CMOs face vaccine-related labor crunch

Jan. 8, 2021

Contract manufacturers working to accelerate the global availability of COVID-19 vaccines are struggling with a worker shortage, says a Wall Street Journal report.

Some CMOs, such as Emergent BioSolutions have ramped up recruiting efforts. Emergent, based in Maryland, has COVID-related deals with both AstraZeneca and Johnson & Johnson. Back in the fall, the company enlisted its CEO and senior executives to pitch potential hires at a virtual career fair. But still, Emergent has roughly 200 openings for warehouse associates, quality-assurance analysts and even a supply-chain management director.

In fact, according to a WSJ analysis, more than 5,000 open jobs exist at the world’s 10 largest companies involved in COVID-19 outsourcing work.

Possibly anticipating the crunch, many drugmakers secured spots with CMOs early. In April, J&J signed a joint manufacturing deal with Catalent Biologics to help produce the 600-900 million doses of its coronavirus vaccine candidate it has promised by 2021. Moderna announced a strategic collaboration with Lonza in May, followed by a fill-finish deal with Catalent in June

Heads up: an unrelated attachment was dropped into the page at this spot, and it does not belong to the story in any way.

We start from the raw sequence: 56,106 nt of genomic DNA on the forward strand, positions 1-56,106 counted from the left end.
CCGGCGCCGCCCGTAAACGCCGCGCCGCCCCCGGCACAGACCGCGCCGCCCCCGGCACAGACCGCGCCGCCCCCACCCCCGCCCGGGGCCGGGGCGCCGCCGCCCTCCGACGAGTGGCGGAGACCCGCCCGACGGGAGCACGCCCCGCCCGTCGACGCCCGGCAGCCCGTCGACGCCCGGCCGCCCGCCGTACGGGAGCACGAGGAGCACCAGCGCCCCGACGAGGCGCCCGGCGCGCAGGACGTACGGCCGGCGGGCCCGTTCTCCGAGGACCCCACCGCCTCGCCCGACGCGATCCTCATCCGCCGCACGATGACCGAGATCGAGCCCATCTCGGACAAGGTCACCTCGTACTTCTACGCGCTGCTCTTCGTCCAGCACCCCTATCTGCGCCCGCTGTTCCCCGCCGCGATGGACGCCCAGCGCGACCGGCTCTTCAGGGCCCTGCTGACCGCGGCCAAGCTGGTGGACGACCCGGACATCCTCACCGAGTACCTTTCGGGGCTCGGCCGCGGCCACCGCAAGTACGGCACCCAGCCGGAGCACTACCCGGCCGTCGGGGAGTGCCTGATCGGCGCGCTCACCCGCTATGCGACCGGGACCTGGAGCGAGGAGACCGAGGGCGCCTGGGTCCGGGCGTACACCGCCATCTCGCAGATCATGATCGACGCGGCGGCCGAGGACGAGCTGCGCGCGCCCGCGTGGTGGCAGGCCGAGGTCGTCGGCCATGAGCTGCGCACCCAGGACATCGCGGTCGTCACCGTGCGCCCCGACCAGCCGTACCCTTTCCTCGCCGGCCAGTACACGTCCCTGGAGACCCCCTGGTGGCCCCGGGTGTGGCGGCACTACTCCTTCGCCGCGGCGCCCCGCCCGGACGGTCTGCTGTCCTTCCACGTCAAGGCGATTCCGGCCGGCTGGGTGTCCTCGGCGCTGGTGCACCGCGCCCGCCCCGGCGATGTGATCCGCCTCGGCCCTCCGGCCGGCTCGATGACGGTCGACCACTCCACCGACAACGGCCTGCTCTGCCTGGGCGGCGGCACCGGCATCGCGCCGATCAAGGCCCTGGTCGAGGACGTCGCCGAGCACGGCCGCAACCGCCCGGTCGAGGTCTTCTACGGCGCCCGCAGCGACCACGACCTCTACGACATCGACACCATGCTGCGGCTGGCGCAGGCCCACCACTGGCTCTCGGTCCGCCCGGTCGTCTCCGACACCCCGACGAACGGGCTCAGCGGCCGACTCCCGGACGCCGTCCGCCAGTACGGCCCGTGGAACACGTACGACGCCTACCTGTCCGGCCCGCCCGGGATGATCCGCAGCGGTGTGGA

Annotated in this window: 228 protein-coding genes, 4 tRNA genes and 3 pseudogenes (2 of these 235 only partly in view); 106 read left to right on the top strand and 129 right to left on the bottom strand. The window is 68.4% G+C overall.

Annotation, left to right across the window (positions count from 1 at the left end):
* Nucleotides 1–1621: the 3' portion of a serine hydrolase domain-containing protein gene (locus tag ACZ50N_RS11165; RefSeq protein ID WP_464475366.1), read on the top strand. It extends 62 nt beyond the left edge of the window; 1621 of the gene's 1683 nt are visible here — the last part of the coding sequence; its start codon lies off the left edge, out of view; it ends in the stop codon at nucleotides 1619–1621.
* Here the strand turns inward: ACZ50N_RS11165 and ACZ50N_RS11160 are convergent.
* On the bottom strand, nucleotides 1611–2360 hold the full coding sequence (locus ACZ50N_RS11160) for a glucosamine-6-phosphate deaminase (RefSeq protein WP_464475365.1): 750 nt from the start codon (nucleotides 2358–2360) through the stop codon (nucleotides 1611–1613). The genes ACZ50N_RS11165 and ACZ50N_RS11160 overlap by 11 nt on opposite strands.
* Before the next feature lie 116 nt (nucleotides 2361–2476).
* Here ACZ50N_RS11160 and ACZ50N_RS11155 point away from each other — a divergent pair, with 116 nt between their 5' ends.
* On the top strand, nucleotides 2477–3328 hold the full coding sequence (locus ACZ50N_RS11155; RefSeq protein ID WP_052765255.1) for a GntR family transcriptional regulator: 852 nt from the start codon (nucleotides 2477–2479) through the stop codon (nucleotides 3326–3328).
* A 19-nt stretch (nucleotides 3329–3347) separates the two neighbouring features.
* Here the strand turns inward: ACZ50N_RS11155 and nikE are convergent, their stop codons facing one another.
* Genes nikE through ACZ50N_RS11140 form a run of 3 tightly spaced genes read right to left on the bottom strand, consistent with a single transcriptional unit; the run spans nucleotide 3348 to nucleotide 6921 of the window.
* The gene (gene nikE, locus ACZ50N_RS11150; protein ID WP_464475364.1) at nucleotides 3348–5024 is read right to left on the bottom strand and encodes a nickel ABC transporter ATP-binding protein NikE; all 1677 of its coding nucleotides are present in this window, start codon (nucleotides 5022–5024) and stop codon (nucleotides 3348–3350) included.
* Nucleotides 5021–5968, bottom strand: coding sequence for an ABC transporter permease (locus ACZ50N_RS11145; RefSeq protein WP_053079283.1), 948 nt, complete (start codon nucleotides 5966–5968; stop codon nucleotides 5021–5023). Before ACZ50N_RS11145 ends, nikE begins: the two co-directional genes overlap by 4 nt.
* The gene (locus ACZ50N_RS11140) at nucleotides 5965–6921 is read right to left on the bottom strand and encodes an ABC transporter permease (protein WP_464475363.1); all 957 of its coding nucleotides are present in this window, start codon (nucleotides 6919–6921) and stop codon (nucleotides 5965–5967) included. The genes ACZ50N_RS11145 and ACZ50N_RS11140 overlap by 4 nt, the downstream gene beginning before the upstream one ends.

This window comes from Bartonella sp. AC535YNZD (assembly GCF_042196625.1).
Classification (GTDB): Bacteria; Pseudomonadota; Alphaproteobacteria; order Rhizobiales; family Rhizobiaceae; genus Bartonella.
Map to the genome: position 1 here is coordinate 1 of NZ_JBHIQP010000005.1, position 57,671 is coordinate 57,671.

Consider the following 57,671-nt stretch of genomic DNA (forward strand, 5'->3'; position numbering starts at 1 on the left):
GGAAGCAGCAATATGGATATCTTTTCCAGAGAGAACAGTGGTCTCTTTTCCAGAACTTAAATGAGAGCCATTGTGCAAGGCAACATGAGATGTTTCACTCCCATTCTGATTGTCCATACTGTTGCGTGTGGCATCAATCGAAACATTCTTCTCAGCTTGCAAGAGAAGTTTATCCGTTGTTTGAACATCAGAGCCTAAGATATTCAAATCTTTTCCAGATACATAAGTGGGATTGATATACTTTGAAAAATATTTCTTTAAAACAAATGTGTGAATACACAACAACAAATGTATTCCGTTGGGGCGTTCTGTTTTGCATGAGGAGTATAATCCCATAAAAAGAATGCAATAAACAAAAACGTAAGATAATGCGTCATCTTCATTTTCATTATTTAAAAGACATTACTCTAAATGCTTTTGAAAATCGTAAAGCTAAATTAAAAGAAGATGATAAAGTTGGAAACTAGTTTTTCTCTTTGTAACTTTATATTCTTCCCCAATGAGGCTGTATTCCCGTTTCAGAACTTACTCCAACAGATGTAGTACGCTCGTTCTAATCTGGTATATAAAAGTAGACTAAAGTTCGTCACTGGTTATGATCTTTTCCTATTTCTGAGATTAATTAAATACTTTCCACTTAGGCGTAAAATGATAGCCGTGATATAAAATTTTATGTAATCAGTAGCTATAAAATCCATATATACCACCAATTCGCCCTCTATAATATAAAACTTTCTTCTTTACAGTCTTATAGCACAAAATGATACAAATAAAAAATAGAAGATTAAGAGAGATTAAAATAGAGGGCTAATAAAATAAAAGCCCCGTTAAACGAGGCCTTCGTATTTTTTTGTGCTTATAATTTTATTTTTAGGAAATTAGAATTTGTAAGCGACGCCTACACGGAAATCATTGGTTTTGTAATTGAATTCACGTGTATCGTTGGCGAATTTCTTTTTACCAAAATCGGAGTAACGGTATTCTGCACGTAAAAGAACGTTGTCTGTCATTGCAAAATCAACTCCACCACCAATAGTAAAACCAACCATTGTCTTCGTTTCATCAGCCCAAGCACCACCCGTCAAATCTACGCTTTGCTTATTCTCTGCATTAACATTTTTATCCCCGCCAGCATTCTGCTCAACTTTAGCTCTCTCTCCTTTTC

The pharma industry, and manufacturing in general, is no stranger to labor shortages. A long-standing fact remains that there’s a wide disparity between the number of people entering the field of manufacturing and the needs of the industry. According to Deloitte, estimates put the manufacturing labor shortage at 2.4 million by 2028.

With global production of COVID-19 vaccines expected to reach 6 billion doses in 2021, and pharma companies with a potential vaccine candidates enlisting the help of contract manufacturers to help meet production targets, the battle for talent could become fierce.